Random Blog A Musing Farf: August 2008

Tuesday, August 26, 2008


I never thought I would find fulfillment in staying home and raising my child, but more and more, it is what I think I want to do. Seeing BG smile is more rewarding to me than any bonus I have ever received and, despite my fears when she was born, I am not just sitting bored at home. We take classes where I meet other moms, we go for walks around the City and, even on those rainy days where the idea of leaving the house seems an impossible task, we manage to have a good time. And all of this has happened before she even learned to talk.

Then, I think about my own childhood and how my mother did not work outside the home. Instead, she worked on raising me and my siblings. And we all knew that if a homework assignment was accidentally left at home or we forgot to bring sneakers for gym class, we could count on Mother to save the day by arriving to school in her station wagon with whatever it was we needed. Or just the afternoons when we were home and we would chat about our days. I have a closeness with my mom (and so do my friends who had moms who were home with them) that I want to replicate with my own daughter.

Now, this is certainly not meant to belittle moms who want to work at outside careers. The thing I learned in my mere 11 weeks as a mom is that the best moms are those that are happy and content in their lives - whether because they have a life outside the kids or a career or not - and that everyone has to do what makes them happiest in life.

But, there is more to it. There is something I am loath to admit. Lately, when Husband comes home from work and the house is clean and dinner is cooking (or at least the take-in has been ordered) and the baby is quiet, I feel like I accomplished more than I felt like I accomplished at the office. What is even scarier to me (and harder to admit) is that I really like doing it. Going to BG's clothes, organizing them, arranging toys and packing up outgrown clothes is not fun. It is a chore and I recognize that. But, when Husband came home from work, I could not wait to show him what I had done. I was proud of myself. And I continue to be proud of myself for managing to vacuum the apartment, finishing the laundry or sewing a town pair of shorts.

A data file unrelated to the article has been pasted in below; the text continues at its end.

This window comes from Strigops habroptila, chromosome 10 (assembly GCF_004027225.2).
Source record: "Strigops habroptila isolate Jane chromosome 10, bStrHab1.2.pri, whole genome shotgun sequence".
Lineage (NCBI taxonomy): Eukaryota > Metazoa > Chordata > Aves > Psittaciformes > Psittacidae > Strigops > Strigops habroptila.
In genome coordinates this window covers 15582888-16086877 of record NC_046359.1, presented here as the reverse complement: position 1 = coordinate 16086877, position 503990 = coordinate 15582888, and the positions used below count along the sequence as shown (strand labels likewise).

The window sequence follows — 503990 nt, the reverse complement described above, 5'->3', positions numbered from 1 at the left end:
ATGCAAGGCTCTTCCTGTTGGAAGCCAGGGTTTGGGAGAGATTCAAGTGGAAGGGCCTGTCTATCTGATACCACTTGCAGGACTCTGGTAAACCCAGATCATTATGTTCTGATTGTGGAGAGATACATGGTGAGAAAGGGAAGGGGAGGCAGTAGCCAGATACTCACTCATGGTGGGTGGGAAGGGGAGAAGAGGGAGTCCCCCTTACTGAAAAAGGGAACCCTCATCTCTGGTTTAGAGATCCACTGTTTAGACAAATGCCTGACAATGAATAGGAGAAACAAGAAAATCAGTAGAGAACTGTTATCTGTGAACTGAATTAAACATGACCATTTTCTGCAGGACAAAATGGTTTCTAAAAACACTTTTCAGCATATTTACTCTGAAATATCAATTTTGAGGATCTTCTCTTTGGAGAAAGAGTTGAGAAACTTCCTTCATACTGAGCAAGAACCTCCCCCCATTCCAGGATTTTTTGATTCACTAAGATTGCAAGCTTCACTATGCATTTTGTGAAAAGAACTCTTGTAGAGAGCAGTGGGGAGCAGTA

Part of me worries that I am backsliding and falling into the the gender stereotypes of the 1950's, but in reality I know this is not true. Husband assumed childcare duties last night so I could have dinner and a drink with a girlfriend and, while I do the bulk of childcare even on nights and weekends, Husband definitely takes an active role and helps me considerably.

And then there is the practical side of me: I have thousands of dollars in law school debt, Husband and I have a mortgage, we need to eat and occasionally, we like to go to the movies. This all takes money and my income certainly helps with that. But then again, my old salary was barely more than it would cost to pay for childcare. But, as I have written before when contemplating this topic, theoretically, my salary would go up as childcare costs go down.

Husband, ever the practical one, thinks my going back to work is the right decision. But maybe, just maybe I can convince him otherwise. I wonder if it would help if I made a cherry pie first.